Agricultural astrology

From Wikipedia, the free encyclopedia
Jump to: navigation, search

Agricultural astrology is a type of electional astrology that advises the planting, cultivating and harvesting of crops based on moon phases and astrological signs. Agricultural astrology is often referred to as "planting by the signs" because of its reliance on astrological signs for planting, cultivating and harvesting.[1]

The Old Farmer's Almanac regularly features a "planting by the signs" section.[2]

History[edit]

Agricultural astrology is one of the oldest forms of astrology. It was probably the first use humans made of lunar cycles.[3] Evidence of its practice dates back thousands of years to the ancient peoples of the Nile and Euphrates River valleys. Farmers of these civilizations planted by the Moon's phase and its sign in the zodiac.[4] There is a lack of scientific evidence proving the beneficial effects of astrological gardening. A few studies have been conducted, but "none of this has been conclusively proven or disproved by modern science".[5]

Other uses[edit]

Although agricultural astrology is primarily used as a guide for growing crops, it also has been applied to the practice of animal husbandry. For example, agricultural astrology encourages poultry farmers to set up their chicken's eggs to hatch when it is a new moon and in a "fruitful" sign. It claims that chicks hatched during this time grow faster and produce more offspring.[6]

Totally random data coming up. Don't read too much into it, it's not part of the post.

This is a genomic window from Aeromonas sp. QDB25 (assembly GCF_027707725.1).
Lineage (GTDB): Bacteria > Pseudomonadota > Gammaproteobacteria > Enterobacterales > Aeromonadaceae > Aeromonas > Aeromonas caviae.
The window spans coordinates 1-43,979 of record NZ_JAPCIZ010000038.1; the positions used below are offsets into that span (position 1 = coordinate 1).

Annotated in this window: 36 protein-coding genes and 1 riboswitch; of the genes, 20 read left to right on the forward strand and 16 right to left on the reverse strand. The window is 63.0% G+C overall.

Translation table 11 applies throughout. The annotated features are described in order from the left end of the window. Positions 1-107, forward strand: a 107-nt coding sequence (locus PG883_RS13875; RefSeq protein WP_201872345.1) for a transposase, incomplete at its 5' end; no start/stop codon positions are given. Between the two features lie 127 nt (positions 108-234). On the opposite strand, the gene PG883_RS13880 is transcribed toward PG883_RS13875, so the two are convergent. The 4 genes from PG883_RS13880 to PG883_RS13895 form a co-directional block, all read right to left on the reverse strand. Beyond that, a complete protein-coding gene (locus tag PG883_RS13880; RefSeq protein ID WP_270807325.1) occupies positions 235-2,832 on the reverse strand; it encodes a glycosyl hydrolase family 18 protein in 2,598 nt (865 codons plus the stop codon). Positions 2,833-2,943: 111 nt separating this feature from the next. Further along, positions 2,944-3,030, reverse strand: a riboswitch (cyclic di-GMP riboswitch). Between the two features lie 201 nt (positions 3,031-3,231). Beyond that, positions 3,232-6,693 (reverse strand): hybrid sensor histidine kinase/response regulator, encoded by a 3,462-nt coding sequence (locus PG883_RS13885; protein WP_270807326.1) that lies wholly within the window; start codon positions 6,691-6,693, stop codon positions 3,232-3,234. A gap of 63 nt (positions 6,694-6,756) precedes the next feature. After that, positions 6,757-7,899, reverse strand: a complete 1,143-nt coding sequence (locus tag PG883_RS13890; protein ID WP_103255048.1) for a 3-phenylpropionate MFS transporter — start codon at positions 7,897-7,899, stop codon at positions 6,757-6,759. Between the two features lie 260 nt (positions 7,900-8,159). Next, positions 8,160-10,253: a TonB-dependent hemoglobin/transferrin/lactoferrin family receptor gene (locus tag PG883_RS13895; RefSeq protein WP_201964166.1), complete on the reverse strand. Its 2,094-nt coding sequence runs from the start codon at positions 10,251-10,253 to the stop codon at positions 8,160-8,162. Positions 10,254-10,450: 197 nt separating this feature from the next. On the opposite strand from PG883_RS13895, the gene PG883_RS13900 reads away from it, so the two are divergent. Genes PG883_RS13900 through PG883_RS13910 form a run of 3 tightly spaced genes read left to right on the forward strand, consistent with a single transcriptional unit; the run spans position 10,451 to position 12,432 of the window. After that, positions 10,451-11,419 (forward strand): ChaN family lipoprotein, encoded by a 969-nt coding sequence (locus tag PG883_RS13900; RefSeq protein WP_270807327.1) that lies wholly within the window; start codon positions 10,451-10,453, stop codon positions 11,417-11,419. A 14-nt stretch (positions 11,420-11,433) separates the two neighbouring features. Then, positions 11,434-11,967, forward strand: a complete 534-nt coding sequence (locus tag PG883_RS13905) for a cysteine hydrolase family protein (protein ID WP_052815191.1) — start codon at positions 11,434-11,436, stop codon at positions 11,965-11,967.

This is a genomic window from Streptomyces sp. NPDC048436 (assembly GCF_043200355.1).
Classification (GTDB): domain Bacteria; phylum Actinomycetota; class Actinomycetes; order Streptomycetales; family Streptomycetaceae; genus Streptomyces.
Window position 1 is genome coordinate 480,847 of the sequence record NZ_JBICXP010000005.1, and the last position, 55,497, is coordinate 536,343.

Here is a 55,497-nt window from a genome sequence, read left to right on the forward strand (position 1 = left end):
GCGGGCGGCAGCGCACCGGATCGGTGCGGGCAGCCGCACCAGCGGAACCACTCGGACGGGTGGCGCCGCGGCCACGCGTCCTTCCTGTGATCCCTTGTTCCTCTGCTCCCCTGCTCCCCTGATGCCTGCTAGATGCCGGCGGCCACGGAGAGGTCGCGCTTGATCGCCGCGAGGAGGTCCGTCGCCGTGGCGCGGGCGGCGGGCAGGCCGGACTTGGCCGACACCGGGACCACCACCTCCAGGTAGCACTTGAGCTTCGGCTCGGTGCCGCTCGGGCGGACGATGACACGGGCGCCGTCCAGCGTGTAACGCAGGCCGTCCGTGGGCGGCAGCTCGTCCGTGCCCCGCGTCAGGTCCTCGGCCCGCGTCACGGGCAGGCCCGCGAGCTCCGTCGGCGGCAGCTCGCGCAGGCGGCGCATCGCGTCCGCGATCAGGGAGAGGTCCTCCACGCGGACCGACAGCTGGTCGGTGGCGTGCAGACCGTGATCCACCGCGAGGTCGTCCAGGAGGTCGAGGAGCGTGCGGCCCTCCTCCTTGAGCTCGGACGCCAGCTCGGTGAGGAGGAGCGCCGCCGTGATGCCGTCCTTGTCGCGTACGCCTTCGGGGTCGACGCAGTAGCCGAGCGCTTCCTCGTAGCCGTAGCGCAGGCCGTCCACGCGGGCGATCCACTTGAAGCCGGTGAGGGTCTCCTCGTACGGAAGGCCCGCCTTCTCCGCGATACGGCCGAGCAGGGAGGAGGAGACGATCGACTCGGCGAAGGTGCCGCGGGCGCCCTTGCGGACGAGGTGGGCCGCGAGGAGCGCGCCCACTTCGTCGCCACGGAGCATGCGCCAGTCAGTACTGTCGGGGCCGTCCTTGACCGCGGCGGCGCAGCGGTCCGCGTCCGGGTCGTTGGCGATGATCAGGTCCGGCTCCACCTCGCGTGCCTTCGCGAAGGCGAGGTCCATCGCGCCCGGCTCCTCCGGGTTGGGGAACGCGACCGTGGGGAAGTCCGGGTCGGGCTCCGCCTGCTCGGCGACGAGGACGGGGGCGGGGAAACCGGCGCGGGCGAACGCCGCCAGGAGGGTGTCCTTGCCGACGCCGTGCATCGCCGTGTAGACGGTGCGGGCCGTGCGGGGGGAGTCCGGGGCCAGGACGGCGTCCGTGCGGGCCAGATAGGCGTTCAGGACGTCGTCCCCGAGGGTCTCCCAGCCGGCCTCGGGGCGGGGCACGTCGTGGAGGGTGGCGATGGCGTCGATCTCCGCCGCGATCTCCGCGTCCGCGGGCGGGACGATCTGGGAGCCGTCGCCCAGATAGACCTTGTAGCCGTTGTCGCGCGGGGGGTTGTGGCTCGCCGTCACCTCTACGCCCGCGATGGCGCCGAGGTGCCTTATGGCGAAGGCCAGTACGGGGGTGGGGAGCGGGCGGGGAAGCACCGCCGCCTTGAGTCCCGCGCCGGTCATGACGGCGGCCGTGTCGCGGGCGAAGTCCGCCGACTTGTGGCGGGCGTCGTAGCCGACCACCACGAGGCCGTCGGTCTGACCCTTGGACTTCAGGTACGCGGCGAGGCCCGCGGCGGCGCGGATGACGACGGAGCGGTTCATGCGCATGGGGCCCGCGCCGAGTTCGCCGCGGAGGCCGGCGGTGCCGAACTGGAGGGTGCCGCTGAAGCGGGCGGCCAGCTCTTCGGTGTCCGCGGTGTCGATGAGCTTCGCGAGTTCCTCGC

Moon gardeners maintain that not only is science on their side, but also that the results are plain to see. According to the theory, plants that are sown in the few days before a full moon become stronger and more productive. The moon gardeners claim that the gravitational force of the full moon affects the level of groundwater in the soil, just as it does the level of the oceans. With more water being drawn up into the soil during a full moon, any newly-sown seeds are boosted by the increased hydration.[7]

One of the more notable sources to rely upon this methodology is the annual Farmers' Almanac, which bases its Gardening by the Moon Calendar on the concept of agricultural astronomy.

Notes[edit]

  1. ^ Lewis 2003, p. 11-12
  2. ^ Lewis 2003, p. 13
  3. ^ Oken 2006, p. 16
  4. ^ Llewellyn 2004, p. 83
  5. ^ Planting by the Moon and Signs, University of Florida
  6. ^ Llewellyn 2004, p. 91
  7. ^ Do plants grow better by the light of a full moon?, dailymail.co.uk

Sources[edit]

References[edit]

External links[edit]